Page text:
So anyway I got a job at a dry cleaners. I applied for this job soley because it was near my house. That was pretty much it and I figured I had to start somewhere. Now it was the summer of 1998 and it was HOT.

My job was pressing and cleaning the multitude of men’s dress shirts that we received. There was no AC. There were a few fans in the back of a store front where steam cleaners belched their steam and made everyone sweat and suffer,

In short, it was HOT. HOT. I mean HOT

But, to compensate for all that, I worked with some very interesting people.
Take my manager Jody. She was about 6 months pregnant and smoked all the time. Everyone smoked all the time. Then there was the elderly, ok she was ancient, Miss Emma. She did not smoke but you always had to call her “Miss Emma.” And then you have me, and Tracey.

Tracey and I worked the pressing machines for the men’s dress shirts. There were four of these machines and we each had our individual job tasks. Tracey and I worked together all day. We were together ALL the time. She was a 38 year NYC transplant and I was a 17 year old idiot so, on the surface, we didn’t have a whole lot in common but we got along very well.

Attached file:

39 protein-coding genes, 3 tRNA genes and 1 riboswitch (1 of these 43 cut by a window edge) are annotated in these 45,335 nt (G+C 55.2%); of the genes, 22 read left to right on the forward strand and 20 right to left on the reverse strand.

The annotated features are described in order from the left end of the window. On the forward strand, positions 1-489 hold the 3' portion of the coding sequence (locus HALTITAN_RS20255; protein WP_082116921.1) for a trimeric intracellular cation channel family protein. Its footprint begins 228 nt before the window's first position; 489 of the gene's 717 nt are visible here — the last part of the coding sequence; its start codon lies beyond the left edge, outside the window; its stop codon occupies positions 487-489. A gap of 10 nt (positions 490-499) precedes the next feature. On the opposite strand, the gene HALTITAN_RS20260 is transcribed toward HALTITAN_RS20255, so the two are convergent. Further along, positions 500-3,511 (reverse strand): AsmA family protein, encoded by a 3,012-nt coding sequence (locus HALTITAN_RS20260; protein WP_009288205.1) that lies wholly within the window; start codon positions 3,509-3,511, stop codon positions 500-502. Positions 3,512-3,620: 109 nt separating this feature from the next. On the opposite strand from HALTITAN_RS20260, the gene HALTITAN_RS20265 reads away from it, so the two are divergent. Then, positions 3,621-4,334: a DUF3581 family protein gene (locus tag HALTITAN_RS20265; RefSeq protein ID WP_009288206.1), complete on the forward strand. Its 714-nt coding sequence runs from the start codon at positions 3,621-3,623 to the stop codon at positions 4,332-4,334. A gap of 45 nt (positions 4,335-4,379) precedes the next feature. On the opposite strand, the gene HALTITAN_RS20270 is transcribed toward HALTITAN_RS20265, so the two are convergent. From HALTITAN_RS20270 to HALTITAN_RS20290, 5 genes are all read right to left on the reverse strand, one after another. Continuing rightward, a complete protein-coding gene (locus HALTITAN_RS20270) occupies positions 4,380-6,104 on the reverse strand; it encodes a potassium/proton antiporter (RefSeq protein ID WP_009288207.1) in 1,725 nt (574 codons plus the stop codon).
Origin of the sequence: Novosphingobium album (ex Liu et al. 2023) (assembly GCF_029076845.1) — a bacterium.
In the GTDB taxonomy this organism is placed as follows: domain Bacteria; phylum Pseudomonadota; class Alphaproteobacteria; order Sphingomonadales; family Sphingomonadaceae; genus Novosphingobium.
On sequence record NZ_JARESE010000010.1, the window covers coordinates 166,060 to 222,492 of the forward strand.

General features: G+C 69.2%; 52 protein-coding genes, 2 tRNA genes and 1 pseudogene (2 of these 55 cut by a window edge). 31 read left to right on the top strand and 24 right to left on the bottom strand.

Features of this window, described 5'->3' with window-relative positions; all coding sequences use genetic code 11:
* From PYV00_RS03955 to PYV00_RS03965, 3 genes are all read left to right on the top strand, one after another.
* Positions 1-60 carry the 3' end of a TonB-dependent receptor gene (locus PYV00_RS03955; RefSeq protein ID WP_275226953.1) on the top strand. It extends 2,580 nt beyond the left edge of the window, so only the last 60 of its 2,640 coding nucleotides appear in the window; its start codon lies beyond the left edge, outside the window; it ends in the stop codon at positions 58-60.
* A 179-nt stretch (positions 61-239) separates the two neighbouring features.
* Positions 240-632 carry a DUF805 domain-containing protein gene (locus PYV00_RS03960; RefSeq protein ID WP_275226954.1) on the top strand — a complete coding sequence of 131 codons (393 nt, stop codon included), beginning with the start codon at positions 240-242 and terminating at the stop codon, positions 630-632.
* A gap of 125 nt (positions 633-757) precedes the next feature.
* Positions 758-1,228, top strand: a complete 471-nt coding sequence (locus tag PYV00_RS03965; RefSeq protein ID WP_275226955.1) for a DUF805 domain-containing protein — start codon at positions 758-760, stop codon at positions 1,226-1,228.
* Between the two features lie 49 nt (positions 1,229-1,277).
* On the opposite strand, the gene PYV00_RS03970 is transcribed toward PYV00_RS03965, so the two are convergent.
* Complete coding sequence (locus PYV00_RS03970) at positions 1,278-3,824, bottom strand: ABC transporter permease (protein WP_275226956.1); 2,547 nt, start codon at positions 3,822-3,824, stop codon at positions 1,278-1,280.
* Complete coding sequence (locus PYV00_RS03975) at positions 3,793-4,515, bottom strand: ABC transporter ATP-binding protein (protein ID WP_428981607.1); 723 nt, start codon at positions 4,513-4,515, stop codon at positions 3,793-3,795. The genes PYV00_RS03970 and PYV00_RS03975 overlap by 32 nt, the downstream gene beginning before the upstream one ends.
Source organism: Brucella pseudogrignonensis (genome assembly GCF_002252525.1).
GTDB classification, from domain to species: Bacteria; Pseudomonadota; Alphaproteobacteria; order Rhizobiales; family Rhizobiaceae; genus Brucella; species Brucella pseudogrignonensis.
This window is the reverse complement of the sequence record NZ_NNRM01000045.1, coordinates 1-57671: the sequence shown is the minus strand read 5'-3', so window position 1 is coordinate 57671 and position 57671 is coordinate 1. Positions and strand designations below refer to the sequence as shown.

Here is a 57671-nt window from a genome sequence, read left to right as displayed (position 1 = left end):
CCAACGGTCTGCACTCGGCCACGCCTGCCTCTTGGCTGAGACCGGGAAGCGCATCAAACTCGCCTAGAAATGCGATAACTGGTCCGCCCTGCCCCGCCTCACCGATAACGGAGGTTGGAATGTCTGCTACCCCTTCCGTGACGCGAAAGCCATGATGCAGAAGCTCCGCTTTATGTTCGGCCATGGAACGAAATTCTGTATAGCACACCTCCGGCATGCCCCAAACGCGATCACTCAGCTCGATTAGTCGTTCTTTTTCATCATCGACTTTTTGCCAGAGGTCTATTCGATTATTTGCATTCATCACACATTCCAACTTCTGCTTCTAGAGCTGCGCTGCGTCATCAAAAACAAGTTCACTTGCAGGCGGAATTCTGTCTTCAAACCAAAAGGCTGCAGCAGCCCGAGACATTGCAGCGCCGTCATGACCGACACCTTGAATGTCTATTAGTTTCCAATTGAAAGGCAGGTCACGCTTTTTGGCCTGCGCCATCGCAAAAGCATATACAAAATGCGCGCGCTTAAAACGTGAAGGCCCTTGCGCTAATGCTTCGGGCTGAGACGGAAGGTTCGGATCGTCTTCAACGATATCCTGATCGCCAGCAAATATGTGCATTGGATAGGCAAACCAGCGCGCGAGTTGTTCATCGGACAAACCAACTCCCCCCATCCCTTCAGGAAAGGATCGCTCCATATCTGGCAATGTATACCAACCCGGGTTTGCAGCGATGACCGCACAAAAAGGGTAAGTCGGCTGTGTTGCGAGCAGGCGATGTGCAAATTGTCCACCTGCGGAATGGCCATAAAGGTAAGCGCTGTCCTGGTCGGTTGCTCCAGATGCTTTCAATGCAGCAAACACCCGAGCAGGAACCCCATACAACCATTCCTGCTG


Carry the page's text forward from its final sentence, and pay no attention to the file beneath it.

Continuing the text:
During our work time together we covered every topic from the reign of Cleopatra to rap music of the early 1990’s, and I still cherish all the “Tracey Sayings” that I received.

Tracey on Native American Culture: “Peace pipe/Crack pipe SAME difference.”

Tracey on smoking: “I am pretty sure tobacco is a vegetable.”

Tracey on her boyfriend: “He says he has ‘needs.’ I tell him that he NEEDS to work that on out.”

Tracey on our boss: “He has the nose of a drunk.”

For some reason Thursday afternoons was our slow time. That was when we had “Fashion Show!”

This entailed all the employees wearing the dry cleaned clothes and walking through the length of the store in their favorite outfits. It was our catwalk. I know this was wrong but seeing Miss Emma strut her stuff in some expensive dress, that we would then put on a hanger and hand off to a paying customer, seemed fun and daring.

My favorite part of the day though, was the late afternoon. Most of the work was done, there were little odds and ends to deal with but no pressure. All the ladies, and myself, would sit on the boxes of hangers in the back of the store, making a weird perch. They would light up their cigarettes and blow thin blue smoke in the direction of the freshly laundered clothes.

I still remember the smell and color of their cigarette smoke, diffused through the light of the front store windows, making odd colors and shapes, leading and drifting to some place, some where else.